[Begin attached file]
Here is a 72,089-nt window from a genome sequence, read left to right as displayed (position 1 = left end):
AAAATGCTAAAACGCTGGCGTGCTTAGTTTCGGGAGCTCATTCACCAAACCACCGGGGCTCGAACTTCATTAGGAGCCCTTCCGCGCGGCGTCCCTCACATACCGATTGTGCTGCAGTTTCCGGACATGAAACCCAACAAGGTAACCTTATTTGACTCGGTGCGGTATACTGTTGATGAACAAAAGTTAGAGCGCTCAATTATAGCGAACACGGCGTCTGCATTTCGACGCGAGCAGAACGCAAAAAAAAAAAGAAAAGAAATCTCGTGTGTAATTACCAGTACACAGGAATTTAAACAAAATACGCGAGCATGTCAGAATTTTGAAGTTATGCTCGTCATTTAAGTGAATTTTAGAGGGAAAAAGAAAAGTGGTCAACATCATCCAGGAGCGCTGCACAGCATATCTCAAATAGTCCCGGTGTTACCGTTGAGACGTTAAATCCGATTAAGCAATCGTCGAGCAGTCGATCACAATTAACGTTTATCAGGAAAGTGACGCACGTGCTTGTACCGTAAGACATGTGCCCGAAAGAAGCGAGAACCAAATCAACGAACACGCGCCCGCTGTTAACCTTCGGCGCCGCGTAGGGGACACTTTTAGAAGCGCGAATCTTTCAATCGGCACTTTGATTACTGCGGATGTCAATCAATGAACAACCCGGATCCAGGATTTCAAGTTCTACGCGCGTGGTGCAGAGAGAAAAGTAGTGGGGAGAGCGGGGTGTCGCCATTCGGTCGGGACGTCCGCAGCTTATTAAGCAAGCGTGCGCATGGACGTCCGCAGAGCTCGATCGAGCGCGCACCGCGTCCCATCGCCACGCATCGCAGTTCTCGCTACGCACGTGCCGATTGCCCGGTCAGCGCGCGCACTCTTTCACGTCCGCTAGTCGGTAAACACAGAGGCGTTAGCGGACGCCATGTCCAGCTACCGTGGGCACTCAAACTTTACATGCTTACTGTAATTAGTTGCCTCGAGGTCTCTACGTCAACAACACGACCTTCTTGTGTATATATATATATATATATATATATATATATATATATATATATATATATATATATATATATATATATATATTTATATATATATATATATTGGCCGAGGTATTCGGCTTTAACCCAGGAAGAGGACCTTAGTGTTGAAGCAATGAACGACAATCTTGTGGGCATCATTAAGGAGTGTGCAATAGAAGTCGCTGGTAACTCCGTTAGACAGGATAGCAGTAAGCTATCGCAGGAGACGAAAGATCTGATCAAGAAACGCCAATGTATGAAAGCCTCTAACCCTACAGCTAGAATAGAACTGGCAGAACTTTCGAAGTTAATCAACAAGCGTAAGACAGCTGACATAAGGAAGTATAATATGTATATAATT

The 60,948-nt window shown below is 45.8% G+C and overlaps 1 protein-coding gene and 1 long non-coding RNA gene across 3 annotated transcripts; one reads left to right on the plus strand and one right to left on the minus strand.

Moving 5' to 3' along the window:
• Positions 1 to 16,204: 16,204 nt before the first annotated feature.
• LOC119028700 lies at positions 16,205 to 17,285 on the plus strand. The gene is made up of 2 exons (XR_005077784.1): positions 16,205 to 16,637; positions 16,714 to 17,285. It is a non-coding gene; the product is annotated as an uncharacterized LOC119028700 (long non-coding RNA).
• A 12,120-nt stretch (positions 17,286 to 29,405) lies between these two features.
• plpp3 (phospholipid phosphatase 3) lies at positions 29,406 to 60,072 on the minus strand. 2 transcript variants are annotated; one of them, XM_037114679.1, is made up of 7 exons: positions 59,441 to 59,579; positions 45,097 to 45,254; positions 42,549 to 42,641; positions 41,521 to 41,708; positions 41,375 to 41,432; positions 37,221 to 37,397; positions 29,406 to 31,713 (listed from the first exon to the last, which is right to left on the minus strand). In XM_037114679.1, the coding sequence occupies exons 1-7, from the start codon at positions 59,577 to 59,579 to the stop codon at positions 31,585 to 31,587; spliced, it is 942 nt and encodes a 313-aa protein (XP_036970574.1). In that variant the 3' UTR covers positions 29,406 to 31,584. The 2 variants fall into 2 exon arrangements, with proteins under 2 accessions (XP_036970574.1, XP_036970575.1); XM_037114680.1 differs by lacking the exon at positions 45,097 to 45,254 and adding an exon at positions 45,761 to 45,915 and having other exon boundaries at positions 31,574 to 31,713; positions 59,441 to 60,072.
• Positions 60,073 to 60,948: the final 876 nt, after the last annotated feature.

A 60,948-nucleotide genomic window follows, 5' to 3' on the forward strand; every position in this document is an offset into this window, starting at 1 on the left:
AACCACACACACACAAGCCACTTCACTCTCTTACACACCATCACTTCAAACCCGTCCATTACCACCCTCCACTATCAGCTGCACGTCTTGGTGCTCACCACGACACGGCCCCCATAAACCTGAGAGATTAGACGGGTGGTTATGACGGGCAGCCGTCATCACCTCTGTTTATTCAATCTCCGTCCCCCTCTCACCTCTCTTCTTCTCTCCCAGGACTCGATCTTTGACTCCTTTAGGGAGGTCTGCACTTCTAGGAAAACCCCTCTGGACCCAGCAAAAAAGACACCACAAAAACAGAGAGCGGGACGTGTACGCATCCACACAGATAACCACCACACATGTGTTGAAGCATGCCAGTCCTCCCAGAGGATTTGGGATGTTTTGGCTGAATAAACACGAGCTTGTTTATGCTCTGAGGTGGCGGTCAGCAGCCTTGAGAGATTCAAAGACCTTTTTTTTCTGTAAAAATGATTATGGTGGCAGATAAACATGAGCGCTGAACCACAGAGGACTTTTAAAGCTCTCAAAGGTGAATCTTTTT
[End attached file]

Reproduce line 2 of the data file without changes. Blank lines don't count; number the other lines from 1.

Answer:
AAAATGCTAAAACGCTGGCGTGCTTAGTTTCGGGAGCTCATTCACCAAACCACCGGGGCTCGAACTTCATTAGGAGCCCTTCCGCGCGGCGTCCCTCACATACCGATTGTGCTGCAGTTTCCGGACATGAAACCCAACAAGGTAACCTTATTTGACTCGGTGCGGTATACTGTTGATGAACAAAAGTTAGAGCGCTCAATTATAGCGAACACGGCGTCTGCATTTCGACGCGAGCAGAACGCAAAAAAAAAAAGAAAAGAAATCTCGTGTGTAATTACCAGTACACAGGAATTTAAACAAAATACGCGAGCATGTCAGAATTTTGAAGTTATGCTCGTCATTTAAGTGAATTTTAGAGGGAAAAAGAAAAGTGGTCAACATCATCCAGGAGCGCTGCACAGCATATCTCAAATAGTCCCGGTGTTACCGTTGAGACGTTAAATCCGATTAAGCAATCGTCGAGCAGTCGATCACAATTAACGTTTATCAGGAAAGTGACGCACGTGCTTGTACCGTAAGACATGTGCCCGAAAGAAGCGAGAACCAAATCAACGAACACGCGCCCGCTGTTAACCTTCGGCGCCGCGTAGGGGACACTTTTAGAAGCGCGAATCTTTCAATCGGCACTTTGATTACTGCGGATGTCAATCAATGAACAACCCGGATCCAGGATTTCAAGTTCTACGCGCGTGGTGCAGAGAGAAAAGTAGTGGGGAGAGCGGGGTGTCGCCATTCGGTCGGGACGTCCGCAGCTTATTAAGCAAGCGTGCGCATGGACGTCCGCAGAGCTCGATCGAGCGCGCACCGCGTCCCATCGCCACGCATCGCAGTTCTCGCTACGCACGTGCCGATTGCCCGGTCAGCGCGCGCACTCTTTCACGTCCGCTAGTCGGTAAACACAGAGGCGTTAGCGGACGCCATGTCCAGCTACCGTGGGCACTCAAACTTTACATGCTTACTGTAATTAGTTGCCTCGAGGTCTCTACGTCAACAACACGACCTTCTTGTGTATATATATATATATATATATATATATATATATATATATATATATATATATATATATATATATATATATATTTATATATATATATATATTGGCCGAGGTATTCGGCTTTAACCCAGGAAGAGGACCTTAGTGTTGAAGCAATGAACGACAATCTTGTGGGCATCATTAAGGAGTGTGCAATAGAAGTCGCTGGTAACTCCGTTAGACAGGATAGCAGTAAGCTATCGCAGGAGACGAAAGATCTGATCAAGAAACGCCAATGTATGAAAGCCTCTAACCCTACAGCTAGAATAGAACTGGCAGAACTTTCGAAGTTAATCAACAAGCGTAAGACAGCTGACATAAGGAAGTATAATATGTATATAATT